Dr Altaf said: “Historically this goes back to the time of the unionist government minister Sir Choto Ram who actually saved the Muslim farmers from the Hindu moneylenders. Now the Hindu moneylenders of the British Raj have been replaced by the corporate-sector trader who provides informal credit to the farmer at exorbitant rates.”

He said the urban sector had always been against the provision of crop insurance to the poor farmers. “The reason for that has been that they feel small farmers would not be honest in dealing with the crop insurance situation. In fact, the people of the rural areas are more honest, as they regularly pay back all their debts and the balance sheet of the ZTBL is the biggest evidence,” he said, adding: “When they are hit by the uncertainties of weather and the production system the formal sector takes steps to auction their small holdings.”

Dr Altaf gave full credit to PM Gilani for clamping a ban on the auction of farmers’ small landholdings. “The informal sector is even more regressive because after sometime, when the principal becomes huge, they automatically take over the land,” he said. He added that the government’s step should be followed by removal of all those policy issues, which tended to affect the productive system.


Bomb rocks net cafe in Peshawar



Monday, August 18, 2008



PESHAWAR: A powerful bomb exploded in a net cafe here at the Sanam Chowk, however no loss of life was reported, police sources said. A remote-controlled device was planted in the net cafe, which damaged the building partially. The police rushed to the site and started search for the accused.



Gen Zia’s plane crashed due to mechanical problem’



Monday, August 18, 2008


LONDON: The plane crash in Bahawalpur desert 20 years ago which killed former President Gen Zia-ul-Haq, along with former US Ambassador Arnold Raphael, and spawned several conspiracies theories has now been blamed on a mechanical problem, says a report in The Times.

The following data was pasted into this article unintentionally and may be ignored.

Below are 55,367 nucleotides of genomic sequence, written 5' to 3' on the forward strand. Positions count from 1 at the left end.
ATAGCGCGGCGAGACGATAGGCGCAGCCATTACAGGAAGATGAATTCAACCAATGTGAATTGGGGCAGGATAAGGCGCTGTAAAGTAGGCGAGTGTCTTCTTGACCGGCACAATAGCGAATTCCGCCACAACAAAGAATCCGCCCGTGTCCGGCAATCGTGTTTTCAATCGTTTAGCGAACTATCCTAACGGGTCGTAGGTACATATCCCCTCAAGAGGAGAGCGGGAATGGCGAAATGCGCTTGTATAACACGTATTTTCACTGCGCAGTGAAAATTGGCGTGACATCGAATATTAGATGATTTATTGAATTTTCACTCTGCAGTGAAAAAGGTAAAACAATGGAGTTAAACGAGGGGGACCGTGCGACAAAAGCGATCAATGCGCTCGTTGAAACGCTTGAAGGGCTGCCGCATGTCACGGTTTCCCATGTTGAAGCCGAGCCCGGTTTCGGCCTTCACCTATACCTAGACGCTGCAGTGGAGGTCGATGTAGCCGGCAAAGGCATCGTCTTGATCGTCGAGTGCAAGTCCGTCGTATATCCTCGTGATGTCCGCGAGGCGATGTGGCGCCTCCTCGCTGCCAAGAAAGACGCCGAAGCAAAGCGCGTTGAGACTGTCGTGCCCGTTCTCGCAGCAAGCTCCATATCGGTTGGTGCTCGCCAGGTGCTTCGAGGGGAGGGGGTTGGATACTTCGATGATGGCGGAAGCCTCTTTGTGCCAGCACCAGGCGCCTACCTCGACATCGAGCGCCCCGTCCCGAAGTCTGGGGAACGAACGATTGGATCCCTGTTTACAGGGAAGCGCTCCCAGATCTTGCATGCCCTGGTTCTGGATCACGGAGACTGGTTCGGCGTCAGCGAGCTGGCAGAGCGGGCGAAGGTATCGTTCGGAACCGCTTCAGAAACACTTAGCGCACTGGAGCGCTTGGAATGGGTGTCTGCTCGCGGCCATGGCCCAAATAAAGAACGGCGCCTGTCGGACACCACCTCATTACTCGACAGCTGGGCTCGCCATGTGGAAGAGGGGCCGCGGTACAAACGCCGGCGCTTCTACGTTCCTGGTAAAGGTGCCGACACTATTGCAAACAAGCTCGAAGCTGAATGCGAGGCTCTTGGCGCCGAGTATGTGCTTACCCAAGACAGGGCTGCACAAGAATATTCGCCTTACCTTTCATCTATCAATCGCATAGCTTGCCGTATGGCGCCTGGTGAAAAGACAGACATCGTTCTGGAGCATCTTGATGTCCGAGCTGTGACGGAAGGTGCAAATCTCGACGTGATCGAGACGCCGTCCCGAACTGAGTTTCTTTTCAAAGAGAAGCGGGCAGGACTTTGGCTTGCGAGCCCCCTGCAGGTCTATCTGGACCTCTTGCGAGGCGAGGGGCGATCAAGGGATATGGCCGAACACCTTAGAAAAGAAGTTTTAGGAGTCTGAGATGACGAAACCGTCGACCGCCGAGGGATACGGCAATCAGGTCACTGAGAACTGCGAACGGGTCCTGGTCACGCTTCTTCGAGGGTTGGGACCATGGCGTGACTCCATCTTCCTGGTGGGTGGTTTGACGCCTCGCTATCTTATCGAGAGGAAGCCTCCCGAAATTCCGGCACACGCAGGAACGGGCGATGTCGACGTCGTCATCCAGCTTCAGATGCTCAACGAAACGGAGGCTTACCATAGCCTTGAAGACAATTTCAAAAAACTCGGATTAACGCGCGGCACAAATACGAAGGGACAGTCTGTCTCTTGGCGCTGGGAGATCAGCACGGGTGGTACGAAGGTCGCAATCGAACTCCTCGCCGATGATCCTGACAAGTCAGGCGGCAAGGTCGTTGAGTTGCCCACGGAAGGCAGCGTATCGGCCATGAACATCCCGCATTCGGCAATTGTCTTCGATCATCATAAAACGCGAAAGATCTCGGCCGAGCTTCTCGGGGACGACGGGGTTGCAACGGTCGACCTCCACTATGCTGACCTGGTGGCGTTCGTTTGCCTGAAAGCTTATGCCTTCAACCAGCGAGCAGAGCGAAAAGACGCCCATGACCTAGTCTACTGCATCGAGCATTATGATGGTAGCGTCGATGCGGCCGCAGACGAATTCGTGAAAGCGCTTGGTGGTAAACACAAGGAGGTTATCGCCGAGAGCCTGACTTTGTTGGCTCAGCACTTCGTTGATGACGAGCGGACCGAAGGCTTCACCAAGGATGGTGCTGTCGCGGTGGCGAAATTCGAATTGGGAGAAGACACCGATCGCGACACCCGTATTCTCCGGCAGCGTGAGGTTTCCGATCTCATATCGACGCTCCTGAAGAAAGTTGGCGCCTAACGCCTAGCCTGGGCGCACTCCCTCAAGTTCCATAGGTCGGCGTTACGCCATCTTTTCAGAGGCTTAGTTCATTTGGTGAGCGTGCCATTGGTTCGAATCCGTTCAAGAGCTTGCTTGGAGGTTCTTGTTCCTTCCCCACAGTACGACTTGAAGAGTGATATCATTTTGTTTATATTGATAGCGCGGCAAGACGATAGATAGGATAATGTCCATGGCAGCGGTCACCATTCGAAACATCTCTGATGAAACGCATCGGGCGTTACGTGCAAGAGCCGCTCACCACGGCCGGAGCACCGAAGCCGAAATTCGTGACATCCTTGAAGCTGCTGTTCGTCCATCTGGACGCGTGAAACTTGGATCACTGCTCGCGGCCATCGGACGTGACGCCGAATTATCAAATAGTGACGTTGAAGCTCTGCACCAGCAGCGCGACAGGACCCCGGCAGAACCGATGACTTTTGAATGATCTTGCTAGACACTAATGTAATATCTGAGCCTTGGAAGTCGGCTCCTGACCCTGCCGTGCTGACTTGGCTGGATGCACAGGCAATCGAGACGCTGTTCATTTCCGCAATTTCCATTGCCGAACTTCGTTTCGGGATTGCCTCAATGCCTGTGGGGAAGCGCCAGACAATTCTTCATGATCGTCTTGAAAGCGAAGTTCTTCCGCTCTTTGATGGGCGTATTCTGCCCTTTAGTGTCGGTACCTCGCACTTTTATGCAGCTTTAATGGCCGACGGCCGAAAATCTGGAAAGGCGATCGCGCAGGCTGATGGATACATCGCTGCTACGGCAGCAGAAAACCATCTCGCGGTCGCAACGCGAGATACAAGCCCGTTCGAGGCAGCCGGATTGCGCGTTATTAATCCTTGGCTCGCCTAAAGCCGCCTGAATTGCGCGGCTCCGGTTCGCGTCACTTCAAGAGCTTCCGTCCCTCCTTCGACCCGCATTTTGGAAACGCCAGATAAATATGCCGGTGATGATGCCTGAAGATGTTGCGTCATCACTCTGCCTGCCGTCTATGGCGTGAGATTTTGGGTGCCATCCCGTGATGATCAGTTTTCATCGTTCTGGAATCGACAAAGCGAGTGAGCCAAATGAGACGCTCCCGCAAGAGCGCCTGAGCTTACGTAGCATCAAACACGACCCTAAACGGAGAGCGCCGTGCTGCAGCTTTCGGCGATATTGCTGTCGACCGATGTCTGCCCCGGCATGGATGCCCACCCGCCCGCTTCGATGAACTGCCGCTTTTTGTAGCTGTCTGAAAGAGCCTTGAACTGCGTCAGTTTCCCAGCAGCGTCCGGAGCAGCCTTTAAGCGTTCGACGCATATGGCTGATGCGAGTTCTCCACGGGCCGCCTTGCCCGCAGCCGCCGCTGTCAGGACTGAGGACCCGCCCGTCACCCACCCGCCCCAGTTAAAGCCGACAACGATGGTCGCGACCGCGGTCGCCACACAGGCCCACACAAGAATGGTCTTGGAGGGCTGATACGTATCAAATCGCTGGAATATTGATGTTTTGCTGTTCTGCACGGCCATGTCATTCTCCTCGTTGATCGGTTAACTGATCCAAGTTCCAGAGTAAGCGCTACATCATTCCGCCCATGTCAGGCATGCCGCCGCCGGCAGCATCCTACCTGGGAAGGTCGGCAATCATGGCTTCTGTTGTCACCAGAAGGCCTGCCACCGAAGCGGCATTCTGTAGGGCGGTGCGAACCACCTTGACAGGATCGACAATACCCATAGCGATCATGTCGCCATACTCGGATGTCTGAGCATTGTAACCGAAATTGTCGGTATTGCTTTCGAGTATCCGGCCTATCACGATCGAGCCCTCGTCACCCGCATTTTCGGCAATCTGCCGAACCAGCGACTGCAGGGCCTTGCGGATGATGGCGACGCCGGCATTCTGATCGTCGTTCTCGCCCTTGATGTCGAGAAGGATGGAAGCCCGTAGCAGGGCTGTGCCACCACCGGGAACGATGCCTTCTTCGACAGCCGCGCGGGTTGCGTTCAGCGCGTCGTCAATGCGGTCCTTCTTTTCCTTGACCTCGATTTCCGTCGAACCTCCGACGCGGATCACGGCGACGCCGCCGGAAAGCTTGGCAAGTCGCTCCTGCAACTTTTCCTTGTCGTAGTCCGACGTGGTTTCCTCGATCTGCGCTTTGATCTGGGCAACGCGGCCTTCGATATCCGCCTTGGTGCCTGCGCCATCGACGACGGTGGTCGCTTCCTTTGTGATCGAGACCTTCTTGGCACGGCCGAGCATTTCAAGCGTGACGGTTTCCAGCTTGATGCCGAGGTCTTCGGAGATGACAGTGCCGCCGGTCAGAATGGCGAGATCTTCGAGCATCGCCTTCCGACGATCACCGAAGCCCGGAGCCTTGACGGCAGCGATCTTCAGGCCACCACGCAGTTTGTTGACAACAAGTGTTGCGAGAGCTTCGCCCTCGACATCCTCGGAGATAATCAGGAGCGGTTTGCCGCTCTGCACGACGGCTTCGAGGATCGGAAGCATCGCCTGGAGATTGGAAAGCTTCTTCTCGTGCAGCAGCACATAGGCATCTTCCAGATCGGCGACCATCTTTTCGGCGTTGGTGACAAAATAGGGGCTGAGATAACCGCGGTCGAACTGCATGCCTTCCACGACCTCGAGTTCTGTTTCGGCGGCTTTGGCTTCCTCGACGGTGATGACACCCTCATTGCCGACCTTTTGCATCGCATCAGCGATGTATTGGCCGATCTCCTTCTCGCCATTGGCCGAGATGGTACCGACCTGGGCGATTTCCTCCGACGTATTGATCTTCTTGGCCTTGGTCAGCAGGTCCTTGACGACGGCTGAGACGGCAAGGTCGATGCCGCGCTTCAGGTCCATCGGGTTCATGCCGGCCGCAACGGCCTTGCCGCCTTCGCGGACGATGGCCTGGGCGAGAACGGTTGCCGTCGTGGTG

According to the daily, American, Soviet, Indian and even Israeli intelligence agents were among those blamed for sabotaging the PAF C-130 Hercules plane. The Times has uncovered a far less complicated explanation. According to the US investigators, the mechanical problem, known to be relatively common with the C-130 military transport aircraft, was to blame.

"There were a lot of conspiracy theories and there still are, understandably in that part of the world,î Robert Oakley, who took over as US Ambassador to Pakistan after the crash and helped to handle the politically fraught investigation, told The Times.

Washington sent a team of the US Air Force officers to assist the Pakistanis in the investigation. The two sides reached sharply different conclusions. Mrs Nancy Ely-Raphel, US ambassadorís widow and Brigadier-General Wassom's wife, Judy, were both told by the US investigators that the crash was caused by a mechanical fault.

"It seems there was a mechanical failure for a C-130 in Colorado and the same thing happened," Mrs Ely-Raphael said. "A C-130 had gone into gyrations in the air over Colorado. It was not as close to the ground. They pulled it out."

"It was the steering mechanism, is the way he described it to me. It did not crash but it went through these gyrations up in the air and the pilot pulled it out. I had always thought C-130s were the workhorses of the air. I was quite surprised when the Air Force described to me what they had discovered," she said.

Mrs Wassom told the newspaper she has had to abandon her suspicions that it was sabotage. "My personal feelings about it were that it was not an accident. However, I was told I do not know how much after — that the Army had investigated and that it was an accident," she said. "They gave me some kind of mechanical reason for it," she added.

Oakley identified the mechanical fault as a problem with the hydraulics in the tail assembly. Although, the US Air Force pilots had handled such emergencies, the Pakistani pilots were less well equipped to do so. “These pilots did not have much experience flying C130s and they flew so low,” he said. The paper noted that a former US ambassador to India was relieved of his post after telling Washington that he believed the Israelis, concerned about the nuclear ambitions of Pakistan, were behind the crash.

According to the daily, the mystery of how Zia died still captures the imagination. A former PAF officer has just published a novel about the death of Zia, entitled "A Case of Exploding Mangoes".

In the book, Muhammed Hanif postulates the popular theory that the crew of the aircraft was incapacitated by VX nerve gas smuggled aboard by a Pakistani intelligence agent. Over the years, many possible culprits have been identified for Zia's killing, ranging from the ex-Soviet KGB or the Soviet-backed Afghan government of the time to India.